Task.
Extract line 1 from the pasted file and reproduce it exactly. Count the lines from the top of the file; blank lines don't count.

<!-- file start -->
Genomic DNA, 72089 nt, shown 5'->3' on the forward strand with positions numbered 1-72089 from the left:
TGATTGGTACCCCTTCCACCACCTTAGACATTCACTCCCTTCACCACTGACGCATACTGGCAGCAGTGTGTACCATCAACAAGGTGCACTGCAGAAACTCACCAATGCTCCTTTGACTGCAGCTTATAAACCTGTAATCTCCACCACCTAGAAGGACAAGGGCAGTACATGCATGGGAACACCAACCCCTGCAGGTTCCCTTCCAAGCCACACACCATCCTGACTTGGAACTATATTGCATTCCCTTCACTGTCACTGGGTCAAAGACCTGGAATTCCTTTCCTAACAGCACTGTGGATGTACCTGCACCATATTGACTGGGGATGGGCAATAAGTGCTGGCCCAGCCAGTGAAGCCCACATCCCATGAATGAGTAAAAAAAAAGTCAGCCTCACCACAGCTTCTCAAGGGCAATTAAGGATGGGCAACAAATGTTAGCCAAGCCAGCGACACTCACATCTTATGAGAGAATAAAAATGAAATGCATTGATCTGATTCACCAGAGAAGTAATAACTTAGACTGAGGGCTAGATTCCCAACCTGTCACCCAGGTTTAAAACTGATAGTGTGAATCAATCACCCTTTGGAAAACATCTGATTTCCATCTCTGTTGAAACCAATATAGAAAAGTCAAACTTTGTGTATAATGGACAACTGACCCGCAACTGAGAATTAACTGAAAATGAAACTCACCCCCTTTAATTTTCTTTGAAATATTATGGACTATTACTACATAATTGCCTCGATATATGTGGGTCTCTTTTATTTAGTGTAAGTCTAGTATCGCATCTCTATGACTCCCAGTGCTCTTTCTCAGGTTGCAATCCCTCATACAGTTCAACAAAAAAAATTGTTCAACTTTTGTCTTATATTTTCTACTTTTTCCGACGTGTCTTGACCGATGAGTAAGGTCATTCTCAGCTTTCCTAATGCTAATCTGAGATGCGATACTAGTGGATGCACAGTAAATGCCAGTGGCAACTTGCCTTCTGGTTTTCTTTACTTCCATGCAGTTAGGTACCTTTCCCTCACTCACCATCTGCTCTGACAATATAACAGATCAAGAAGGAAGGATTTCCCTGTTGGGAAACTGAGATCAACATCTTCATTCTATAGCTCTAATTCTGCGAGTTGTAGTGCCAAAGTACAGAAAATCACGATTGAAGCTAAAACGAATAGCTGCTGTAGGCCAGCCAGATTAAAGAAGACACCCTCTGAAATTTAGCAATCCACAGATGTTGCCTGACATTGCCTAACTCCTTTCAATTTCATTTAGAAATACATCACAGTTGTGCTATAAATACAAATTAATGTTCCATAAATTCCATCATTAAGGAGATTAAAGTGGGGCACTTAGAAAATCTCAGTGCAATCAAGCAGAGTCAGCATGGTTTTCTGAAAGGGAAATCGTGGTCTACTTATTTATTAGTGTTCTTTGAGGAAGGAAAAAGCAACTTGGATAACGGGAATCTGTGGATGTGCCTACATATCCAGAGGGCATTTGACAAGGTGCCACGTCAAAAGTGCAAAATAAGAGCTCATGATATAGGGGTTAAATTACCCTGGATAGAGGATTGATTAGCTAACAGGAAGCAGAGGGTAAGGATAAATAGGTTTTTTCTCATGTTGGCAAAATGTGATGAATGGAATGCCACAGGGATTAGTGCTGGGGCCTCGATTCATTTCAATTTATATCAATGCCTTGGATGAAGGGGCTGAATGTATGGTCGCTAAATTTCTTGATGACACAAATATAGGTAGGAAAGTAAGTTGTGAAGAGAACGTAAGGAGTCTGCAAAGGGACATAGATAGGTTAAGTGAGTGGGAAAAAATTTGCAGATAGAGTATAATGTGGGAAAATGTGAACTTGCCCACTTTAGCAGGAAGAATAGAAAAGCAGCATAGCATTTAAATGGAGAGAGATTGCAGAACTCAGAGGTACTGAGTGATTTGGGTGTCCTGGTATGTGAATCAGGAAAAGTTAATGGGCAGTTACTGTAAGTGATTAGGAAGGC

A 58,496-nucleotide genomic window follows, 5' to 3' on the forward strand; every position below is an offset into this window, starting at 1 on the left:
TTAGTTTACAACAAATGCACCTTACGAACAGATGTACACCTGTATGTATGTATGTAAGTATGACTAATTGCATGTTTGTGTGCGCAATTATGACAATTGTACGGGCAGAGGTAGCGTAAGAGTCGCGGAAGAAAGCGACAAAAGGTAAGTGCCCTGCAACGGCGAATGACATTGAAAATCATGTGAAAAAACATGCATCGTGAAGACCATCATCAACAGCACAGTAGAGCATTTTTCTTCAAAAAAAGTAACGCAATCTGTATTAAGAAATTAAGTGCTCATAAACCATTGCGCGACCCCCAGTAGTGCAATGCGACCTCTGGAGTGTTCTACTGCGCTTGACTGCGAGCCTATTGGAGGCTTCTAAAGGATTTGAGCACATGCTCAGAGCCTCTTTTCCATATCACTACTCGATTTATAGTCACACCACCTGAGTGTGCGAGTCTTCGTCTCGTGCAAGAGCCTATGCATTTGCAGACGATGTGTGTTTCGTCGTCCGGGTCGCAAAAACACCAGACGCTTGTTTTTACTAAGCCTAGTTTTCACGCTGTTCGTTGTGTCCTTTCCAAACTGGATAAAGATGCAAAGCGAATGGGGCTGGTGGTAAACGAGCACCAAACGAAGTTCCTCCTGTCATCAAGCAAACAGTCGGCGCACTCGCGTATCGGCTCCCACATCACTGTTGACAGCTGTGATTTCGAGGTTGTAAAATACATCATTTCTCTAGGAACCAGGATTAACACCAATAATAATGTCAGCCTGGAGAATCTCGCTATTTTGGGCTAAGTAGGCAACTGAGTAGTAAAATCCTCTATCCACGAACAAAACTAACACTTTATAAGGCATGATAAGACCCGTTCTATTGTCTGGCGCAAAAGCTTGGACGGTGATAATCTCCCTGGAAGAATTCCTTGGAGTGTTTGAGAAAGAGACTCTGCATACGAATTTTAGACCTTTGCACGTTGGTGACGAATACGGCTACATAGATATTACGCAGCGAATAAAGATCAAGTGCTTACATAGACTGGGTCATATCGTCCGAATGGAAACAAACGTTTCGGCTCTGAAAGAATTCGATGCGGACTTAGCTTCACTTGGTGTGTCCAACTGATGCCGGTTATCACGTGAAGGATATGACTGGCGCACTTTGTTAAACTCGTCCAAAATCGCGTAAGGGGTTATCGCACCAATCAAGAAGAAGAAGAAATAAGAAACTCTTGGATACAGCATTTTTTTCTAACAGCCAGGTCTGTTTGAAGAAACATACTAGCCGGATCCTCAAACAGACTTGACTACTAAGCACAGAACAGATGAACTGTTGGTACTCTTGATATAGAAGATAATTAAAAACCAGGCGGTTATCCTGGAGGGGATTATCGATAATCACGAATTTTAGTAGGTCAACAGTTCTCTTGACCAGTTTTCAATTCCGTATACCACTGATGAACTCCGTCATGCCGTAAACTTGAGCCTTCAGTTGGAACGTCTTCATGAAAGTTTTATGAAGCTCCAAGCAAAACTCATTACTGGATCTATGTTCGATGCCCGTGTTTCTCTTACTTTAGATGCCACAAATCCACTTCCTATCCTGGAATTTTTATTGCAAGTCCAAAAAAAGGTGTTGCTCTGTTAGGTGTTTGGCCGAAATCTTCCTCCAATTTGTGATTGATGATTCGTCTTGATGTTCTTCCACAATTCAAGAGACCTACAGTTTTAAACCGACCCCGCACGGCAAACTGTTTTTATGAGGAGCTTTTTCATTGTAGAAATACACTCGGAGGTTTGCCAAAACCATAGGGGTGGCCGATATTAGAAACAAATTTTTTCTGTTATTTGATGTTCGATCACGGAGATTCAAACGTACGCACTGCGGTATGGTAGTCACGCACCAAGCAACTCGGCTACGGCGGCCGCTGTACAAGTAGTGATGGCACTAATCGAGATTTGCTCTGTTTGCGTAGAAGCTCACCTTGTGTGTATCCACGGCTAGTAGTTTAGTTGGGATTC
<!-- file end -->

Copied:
Genomic DNA, 72089 nt, shown 5'->3' on the forward strand with positions numbered 1-72089 from the left: